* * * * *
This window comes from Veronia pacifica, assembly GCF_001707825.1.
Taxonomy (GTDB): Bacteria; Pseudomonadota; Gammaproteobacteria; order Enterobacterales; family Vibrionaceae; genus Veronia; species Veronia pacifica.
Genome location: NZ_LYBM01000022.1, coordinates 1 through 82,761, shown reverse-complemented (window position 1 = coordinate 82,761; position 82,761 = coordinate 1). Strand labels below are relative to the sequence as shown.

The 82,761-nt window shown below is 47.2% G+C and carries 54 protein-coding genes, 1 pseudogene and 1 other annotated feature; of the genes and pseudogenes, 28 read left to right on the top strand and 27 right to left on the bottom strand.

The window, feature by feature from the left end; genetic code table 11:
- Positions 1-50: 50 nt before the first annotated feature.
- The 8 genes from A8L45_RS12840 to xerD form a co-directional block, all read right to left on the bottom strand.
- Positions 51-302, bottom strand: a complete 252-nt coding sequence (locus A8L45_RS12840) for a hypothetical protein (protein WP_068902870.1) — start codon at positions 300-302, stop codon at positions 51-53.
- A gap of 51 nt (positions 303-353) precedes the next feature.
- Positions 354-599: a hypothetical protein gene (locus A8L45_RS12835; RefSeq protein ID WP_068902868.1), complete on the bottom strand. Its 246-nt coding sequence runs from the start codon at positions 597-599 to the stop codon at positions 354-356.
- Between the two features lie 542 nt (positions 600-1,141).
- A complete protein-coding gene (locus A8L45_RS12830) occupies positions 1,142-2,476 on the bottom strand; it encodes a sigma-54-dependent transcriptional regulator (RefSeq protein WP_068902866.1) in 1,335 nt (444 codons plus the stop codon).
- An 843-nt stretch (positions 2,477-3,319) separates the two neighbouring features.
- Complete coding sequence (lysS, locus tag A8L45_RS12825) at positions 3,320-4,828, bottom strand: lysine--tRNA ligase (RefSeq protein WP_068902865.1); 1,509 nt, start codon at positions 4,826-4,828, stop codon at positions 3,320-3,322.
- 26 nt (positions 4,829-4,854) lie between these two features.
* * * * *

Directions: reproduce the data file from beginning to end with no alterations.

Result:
This window comes from Veronia pacifica, assembly GCF_001707825.1.
Taxonomy (GTDB): Bacteria; Pseudomonadota; Gammaproteobacteria; order Enterobacterales; family Vibrionaceae; genus Veronia; species Veronia pacifica.
Genome location: NZ_LYBM01000022.1, coordinates 1 through 82,761, shown reverse-complemented (window position 1 = coordinate 82,761; position 82,761 = coordinate 1). Strand labels below are relative to the sequence as shown.

The 82,761-nt window shown below is 47.2% G+C and carries 54 protein-coding genes, 1 pseudogene and 1 other annotated feature; of the genes and pseudogenes, 28 read left to right on the top strand and 27 right to left on the bottom strand.

The window, feature by feature from the left end; genetic code table 11:
- Positions 1-50: 50 nt before the first annotated feature.
- The 8 genes from A8L45_RS12840 to xerD form a co-directional block, all read right to left on the bottom strand.
- Positions 51-302, bottom strand: a complete 252-nt coding sequence (locus A8L45_RS12840) for a hypothetical protein (protein WP_068902870.1) — start codon at positions 300-302, stop codon at positions 51-53.
- A gap of 51 nt (positions 303-353) precedes the next feature.
- Positions 354-599: a hypothetical protein gene (locus A8L45_RS12835; RefSeq protein ID WP_068902868.1), complete on the bottom strand. Its 246-nt coding sequence runs from the start codon at positions 597-599 to the stop codon at positions 354-356.
- Between the two features lie 542 nt (positions 600-1,141).
- A complete protein-coding gene (locus A8L45_RS12830) occupies positions 1,142-2,476 on the bottom strand; it encodes a sigma-54-dependent transcriptional regulator (RefSeq protein WP_068902866.1) in 1,335 nt (444 codons plus the stop codon).
- An 843-nt stretch (positions 2,477-3,319) separates the two neighbouring features.
- Complete coding sequence (lysS, locus tag A8L45_RS12825) at positions 3,320-4,828, bottom strand: lysine--tRNA ligase (RefSeq protein WP_068902865.1); 1,509 nt, start codon at positions 4,826-4,828, stop codon at positions 3,320-3,322.
- 26 nt (positions 4,829-4,854) lie between these two features.